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What is an inspection camera

Author:Ivan|Editor:Eric|Time:Wednesday on Dec 13, 2017|Page View:


The term “Inspection Camera” is loosely used to categorize all forms of remote visual inspection (RVI) cameras on the market today. Borehole Cameras, Drain Cameras, Fiberscopes, Rigid Borescopes, Video Borescopes, Videoscopes, Endoscopes, and Push Cameras are just a few of the different Remote Visual Inspection (RVI) tools that are often referred to as Inspection Cameras.
 
An inspection camera, or borescope, is an instrument that functions like a camera, microscope, or telescope: it enables you to observe areas that are too cramped, too far away, or entirely out of reach. An inspection camera has a black-and-white or color display — some of which are detachable for remote viewing — that attaches to a flexible shaft with a camera at the end. The camera often has several LED lights to illuminate the work area. Once the camera shaft is maneuvered into position, you can observe what the camera “sees” on the inspection camera’s display.
 
When you need to see what's clogging up the works, an inspection camera can snake its way into places your eyes can't: pipes, chimneys, sewer lines and other hard to reach places. Then they can send back images of obstructions, failing seals and any issues that might need taking care of. We've also got infrared and thermal cameras for identifying extreme hot or cold spots, ideal for engineers, building inspectors, electricians, machinists, maintenance personnel and energy efficiency auditors.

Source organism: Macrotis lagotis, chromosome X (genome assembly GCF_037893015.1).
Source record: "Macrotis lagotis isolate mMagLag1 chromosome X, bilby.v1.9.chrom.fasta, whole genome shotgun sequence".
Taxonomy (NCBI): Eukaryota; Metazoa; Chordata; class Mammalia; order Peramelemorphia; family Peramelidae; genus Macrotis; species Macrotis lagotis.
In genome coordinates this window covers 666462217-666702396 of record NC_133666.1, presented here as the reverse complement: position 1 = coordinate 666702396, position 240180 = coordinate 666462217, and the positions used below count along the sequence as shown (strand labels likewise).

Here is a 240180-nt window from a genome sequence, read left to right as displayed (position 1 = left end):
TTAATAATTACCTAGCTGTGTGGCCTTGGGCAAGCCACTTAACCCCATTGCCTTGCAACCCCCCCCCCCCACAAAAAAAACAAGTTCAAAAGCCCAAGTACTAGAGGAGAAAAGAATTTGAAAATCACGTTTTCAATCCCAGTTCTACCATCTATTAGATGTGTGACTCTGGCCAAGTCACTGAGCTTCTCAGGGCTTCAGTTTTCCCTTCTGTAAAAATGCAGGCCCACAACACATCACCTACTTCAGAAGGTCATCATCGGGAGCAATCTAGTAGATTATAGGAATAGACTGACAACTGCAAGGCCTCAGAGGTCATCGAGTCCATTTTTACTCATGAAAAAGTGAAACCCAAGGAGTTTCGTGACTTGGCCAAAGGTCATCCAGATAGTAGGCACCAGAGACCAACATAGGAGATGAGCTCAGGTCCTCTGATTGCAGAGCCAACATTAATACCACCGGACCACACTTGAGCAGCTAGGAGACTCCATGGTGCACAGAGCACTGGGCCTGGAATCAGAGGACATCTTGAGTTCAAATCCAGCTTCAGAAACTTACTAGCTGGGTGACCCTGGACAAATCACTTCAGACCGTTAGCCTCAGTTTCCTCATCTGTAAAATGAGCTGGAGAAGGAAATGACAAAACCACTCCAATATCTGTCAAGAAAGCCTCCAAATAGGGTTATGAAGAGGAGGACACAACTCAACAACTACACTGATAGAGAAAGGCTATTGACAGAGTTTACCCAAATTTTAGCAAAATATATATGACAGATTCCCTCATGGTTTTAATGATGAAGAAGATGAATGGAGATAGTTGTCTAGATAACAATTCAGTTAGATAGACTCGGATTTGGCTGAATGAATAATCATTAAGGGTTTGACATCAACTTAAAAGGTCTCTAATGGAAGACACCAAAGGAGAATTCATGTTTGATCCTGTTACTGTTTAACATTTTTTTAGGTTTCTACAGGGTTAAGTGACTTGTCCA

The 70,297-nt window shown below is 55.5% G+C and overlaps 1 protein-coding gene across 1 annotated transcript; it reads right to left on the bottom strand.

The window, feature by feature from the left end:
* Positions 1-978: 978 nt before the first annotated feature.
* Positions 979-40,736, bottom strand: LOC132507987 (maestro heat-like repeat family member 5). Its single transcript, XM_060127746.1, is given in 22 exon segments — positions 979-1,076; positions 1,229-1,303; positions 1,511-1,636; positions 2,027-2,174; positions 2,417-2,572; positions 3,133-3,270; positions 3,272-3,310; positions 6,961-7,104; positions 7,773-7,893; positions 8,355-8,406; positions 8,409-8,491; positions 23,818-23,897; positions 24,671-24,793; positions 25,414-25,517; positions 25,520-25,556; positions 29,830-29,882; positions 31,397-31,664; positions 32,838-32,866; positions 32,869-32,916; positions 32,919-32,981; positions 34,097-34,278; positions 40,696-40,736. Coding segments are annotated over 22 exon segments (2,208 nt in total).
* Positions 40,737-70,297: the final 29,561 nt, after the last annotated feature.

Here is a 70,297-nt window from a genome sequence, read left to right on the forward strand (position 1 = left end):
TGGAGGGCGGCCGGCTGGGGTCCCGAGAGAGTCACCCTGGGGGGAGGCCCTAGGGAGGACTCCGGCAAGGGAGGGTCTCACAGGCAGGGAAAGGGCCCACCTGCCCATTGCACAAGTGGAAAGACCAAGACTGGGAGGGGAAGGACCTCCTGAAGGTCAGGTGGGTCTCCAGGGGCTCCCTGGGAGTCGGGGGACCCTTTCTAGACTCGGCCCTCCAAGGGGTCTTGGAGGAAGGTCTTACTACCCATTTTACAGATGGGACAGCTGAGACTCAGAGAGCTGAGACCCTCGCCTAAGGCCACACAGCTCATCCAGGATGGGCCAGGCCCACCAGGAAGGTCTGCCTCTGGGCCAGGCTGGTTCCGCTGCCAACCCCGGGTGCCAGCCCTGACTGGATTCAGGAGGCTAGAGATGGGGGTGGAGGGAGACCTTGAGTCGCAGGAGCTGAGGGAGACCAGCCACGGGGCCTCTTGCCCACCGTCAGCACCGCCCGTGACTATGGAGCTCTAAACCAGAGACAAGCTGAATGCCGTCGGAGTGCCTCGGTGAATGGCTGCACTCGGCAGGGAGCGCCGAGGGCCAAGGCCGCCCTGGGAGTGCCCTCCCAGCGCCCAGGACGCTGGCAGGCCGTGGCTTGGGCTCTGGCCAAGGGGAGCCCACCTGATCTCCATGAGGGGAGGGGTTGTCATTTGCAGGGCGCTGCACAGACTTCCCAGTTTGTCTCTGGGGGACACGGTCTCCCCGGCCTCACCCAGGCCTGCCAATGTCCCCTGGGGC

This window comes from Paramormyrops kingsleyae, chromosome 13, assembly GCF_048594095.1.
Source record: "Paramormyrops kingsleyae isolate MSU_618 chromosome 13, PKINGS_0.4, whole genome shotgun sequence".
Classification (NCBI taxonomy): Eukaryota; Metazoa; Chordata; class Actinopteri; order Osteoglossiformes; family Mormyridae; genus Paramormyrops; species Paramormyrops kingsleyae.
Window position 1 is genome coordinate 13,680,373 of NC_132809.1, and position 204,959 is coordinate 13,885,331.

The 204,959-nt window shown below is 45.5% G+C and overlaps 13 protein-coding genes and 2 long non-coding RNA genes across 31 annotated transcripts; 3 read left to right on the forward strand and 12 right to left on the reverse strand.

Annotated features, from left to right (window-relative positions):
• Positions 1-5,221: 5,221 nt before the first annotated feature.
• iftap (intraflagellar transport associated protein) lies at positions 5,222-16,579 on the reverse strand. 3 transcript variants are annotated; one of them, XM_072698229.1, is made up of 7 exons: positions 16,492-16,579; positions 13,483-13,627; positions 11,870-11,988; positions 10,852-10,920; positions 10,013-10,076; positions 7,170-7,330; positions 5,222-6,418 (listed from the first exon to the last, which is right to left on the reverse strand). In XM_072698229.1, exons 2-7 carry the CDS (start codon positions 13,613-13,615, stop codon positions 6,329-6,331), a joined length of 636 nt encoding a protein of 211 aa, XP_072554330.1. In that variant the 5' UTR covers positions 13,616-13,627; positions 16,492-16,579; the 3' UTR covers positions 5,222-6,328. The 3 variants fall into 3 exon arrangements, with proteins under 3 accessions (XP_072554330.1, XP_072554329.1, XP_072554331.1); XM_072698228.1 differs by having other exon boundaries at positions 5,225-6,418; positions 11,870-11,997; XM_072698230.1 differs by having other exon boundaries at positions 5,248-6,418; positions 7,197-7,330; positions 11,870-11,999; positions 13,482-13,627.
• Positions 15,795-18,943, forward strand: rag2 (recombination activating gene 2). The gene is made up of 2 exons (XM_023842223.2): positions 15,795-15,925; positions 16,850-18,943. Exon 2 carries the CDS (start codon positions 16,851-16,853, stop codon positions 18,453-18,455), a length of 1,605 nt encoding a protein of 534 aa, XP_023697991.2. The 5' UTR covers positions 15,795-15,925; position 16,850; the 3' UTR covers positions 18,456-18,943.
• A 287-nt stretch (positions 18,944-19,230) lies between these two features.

Sometimes things happen in places you can't see them, but it is still up to you to fix it. As frustrating as that can be, there are tools you can use to get into those small spaces and figure out the source of the problem. Inspection cameras and borescopes can snake into places you can't reach with your eyes, like pipes, chimneys, sewer lines, and the inside of walls. 
Inspection cameras have myriad industrial applications: automobile and aircraft mechanics use inspection cameras to view engines’ interiors; electricians, plumbers, and HVAC technicians use inspection cameras to determine where to run pipes and wires as well as to check for blocks and breaks; exterminators use inspection cameras to examine pests’ hives, nests, and tunnels; and locksmiths and law enforcement routinely use inspection cameras. Inspection cameras are also very popular for home improvement among do-it-yourselfers.
 
Some inspection cameras have the ability to capture still images and record video using an SD card, making them especially useful for documenting what you find. Certain inspection cameras feature digital zoom as well as image rotation for improved observation. Whether you are an amateur or a trained professional, a quality inspection camera can be just the tool you need. Their use and application depends on what type of inspection camera is used, and like any equipment, it’s best to learn of the advantages and disadvantages of each to get the most value for your money.
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